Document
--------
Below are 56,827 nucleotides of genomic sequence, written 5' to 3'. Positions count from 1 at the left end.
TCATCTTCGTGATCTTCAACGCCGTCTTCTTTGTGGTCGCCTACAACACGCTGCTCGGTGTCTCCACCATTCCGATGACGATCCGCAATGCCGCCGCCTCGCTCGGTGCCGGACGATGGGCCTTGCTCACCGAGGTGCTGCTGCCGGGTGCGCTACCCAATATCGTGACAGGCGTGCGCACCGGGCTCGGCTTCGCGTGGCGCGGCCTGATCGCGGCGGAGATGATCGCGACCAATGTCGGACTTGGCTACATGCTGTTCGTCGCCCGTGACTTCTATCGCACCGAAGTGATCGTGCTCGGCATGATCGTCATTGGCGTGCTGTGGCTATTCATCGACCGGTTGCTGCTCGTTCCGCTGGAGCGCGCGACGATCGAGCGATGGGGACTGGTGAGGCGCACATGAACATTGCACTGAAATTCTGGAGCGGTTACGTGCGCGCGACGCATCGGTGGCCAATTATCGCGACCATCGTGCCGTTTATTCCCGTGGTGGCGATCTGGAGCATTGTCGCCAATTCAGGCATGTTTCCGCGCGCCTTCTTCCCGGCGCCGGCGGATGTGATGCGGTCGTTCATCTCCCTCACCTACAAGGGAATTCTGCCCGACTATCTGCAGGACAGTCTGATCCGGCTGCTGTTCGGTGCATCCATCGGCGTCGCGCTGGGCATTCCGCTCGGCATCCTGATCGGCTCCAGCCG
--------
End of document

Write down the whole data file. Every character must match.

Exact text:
Below are 56,827 nucleotides of genomic sequence, written 5' to 3'. Positions count from 1 at the left end.
TCATCTTCGTGATCTTCAACGCCGTCTTCTTTGTGGTCGCCTACAACACGCTGCTCGGTGTCTCCACCATTCCGATGACGATCCGCAATGCCGCCGCCTCGCTCGGTGCCGGACGATGGGCCTTGCTCACCGAGGTGCTGCTGCCGGGTGCGCTACCCAATATCGTGACAGGCGTGCGCACCGGGCTCGGCTTCGCGTGGCGCGGCCTGATCGCGGCGGAGATGATCGCGACCAATGTCGGACTTGGCTACATGCTGTTCGTCGCCCGTGACTTCTATCGCACCGAAGTGATCGTGCTCGGCATGATCGTCATTGGCGTGCTGTGGCTATTCATCGACCGGTTGCTGCTCGTTCCGCTGGAGCGCGCGACGATCGAGCGATGGGGACTGGTGAGGCGCACATGAACATTGCACTGAAATTCTGGAGCGGTTACGTGCGCGCGACGCATCGGTGGCCAATTATCGCGACCATCGTGCCGTTTATTCCCGTGGTGGCGATCTGGAGCATTGTCGCCAATTCAGGCATGTTTCCGCGCGCCTTCTTCCCGGCGCCGGCGGATGTGATGCGGTCGTTCATCTCCCTCACCTACAAGGGAATTCTGCCCGACTATCTGCAGGACAGTCTGATCCGGCTGCTGTTCGGTGCATCCATCGGCGTCGCGCTGGGCATTCCGCTCGGCATCCTGATCGGCTCCAGCCG